Great Blue Herons, a Monitoring Species?
The purpose of this study was to determine whether Great Blue Herons would serve as a good monitoring species for contaminants in piscivorous (fish eating) birds from the Columbia and Willamette basins. To be a good indicator species they should have a wide distribution, high food-chain status, nest fidelity, and low sensitivity to contaminants. Great Blue Herons on the lower Columbia and Willamette Rivers meet all four criteria.
Methods: Juvenile herons may feed in grasslands along the west coast, but adult females typically feed in estuaries marshes and intertidal beaches so chemical residues in eggs are therefore most representative of contamination in aquatic ecosystems. In this study, Great Blue Heron eggs were collected from six colonies in Oregon and Washington during 1994 and 1995. These colonies were on Bachelor and Fisher Island located on the lower Columbia River, Karlson Island in the Columbia River Estuary, Molalla State Park and Ross Island colonies located on the lower Willamette River, and Samish Island in Puget Sound. Samish Island was used as a reference site since a previous study had detected low concentrations of most organochlorines in heron eggs (Cobb 1994 and 1995.) Five eggs were collected per colony. The eggs were dried and then the eggshell thickness was measured. In 1994, 30 eggs were analyzed for organochlorines, congener-specific PCBs, polychlorinated dibenzo-p-dioxins (PCDDs), polychlorinated dibenzofurans (PCDFs) and trace elements. In 1995 thirty more eggs were analyzed for organochlorines, non-ortho-chloro-substituted PCBs, dioxins, and furans. Heron reproductive success was also studied. The colonies were visited three times each month during the nesting season, and the chicks were located at all visible nests. The observations continued for 9 weeks past the estimated peak of hatching and reproductive success was reported as the number of chicks fledged per number of occupied nests.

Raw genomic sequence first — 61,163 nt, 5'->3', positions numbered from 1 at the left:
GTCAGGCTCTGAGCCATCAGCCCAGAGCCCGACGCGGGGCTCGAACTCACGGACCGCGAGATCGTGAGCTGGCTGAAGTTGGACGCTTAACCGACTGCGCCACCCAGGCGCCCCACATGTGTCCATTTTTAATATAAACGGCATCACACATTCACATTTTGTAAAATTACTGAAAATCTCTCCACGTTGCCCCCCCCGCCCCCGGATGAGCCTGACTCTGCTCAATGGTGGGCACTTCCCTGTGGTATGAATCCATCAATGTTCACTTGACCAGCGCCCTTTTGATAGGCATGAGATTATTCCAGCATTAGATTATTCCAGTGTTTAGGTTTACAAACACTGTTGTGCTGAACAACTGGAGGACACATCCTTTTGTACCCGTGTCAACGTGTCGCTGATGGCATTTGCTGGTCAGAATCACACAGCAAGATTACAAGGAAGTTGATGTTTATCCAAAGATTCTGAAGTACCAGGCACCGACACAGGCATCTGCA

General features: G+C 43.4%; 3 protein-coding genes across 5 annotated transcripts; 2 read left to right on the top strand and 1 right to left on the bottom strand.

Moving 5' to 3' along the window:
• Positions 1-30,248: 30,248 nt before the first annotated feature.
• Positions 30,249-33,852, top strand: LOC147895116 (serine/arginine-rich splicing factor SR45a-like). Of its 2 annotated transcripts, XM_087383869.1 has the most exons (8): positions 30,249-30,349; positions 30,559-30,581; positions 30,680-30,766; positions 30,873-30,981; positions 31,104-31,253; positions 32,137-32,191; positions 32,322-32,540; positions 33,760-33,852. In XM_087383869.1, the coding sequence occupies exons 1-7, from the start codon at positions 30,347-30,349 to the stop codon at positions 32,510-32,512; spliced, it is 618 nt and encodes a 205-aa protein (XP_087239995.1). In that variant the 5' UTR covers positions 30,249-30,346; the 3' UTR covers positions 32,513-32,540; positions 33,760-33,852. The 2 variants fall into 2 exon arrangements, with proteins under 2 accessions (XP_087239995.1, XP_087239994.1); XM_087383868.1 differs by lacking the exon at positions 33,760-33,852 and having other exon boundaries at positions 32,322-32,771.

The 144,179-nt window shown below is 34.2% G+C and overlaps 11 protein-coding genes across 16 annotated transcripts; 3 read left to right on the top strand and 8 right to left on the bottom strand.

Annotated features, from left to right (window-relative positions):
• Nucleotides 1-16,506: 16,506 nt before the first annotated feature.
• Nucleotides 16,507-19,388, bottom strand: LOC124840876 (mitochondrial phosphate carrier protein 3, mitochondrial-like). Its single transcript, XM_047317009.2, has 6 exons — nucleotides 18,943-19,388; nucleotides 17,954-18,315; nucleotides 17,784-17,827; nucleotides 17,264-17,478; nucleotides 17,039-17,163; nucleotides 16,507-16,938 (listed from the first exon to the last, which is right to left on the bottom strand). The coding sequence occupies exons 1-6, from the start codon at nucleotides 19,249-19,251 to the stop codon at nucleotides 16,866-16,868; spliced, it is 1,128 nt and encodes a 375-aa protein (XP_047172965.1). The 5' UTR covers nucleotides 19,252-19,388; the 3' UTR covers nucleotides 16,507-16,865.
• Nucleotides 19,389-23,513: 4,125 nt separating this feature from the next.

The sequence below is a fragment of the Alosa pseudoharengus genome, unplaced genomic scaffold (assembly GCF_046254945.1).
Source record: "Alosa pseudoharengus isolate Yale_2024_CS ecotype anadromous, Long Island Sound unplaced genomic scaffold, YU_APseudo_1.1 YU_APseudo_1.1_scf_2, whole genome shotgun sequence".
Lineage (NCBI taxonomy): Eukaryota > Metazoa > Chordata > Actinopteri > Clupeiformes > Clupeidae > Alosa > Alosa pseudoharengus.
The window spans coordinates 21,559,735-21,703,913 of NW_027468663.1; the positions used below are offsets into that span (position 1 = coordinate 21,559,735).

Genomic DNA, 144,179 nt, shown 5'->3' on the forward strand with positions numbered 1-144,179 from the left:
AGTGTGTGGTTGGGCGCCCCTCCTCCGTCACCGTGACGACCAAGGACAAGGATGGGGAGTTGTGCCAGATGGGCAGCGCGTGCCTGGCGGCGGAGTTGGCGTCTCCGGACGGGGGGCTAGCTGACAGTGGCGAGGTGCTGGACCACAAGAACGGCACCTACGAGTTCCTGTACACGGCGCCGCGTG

Conclusions: The results supported the hypothesis that environmental contaminants were elevated in great blue herons from the lower Columbia and Willamette Rivers since the concentrations of DDE detected in heron eggs during this study were generally above those detected in recent studies on herons in other areas of the Pacific Northwest. However, adverse effects of DDE on hatchability or reproductive success of great blue herons are unlikely at the concentration observed during this study. The total PCB concentrations at Ross Island in 1994 also exceeded levels detected in previous piscivorous bird studies on the Columbia River. However, great blue herons appear to have a lower sensitivity to dietary PCBs. One egg from Ross Island had total PCBs exceeding the critical values associated with impaired embryo health in chickens and the nest still fledged two chicks. The presence of embryo deformities which have typically been linked to toxicity of TCDD-like compounds and positive correlations between nest failure and TCDD concentrations demonstrated that contaminants were impacting individual herons on the Columbia and Willamette Rivers. However, at the present time, the hatch and fledge rates at all of the sites were similar to those calculated for most other colonies in which reproduction was not impaired so it appears that the contaminants do not impair great blue heron reproduction at the colony level in the Columbia and Willamette Rivers only at the individual level. Results from this study have helped demonstrate that the herons can be used as an indicator species of environmental contamination.
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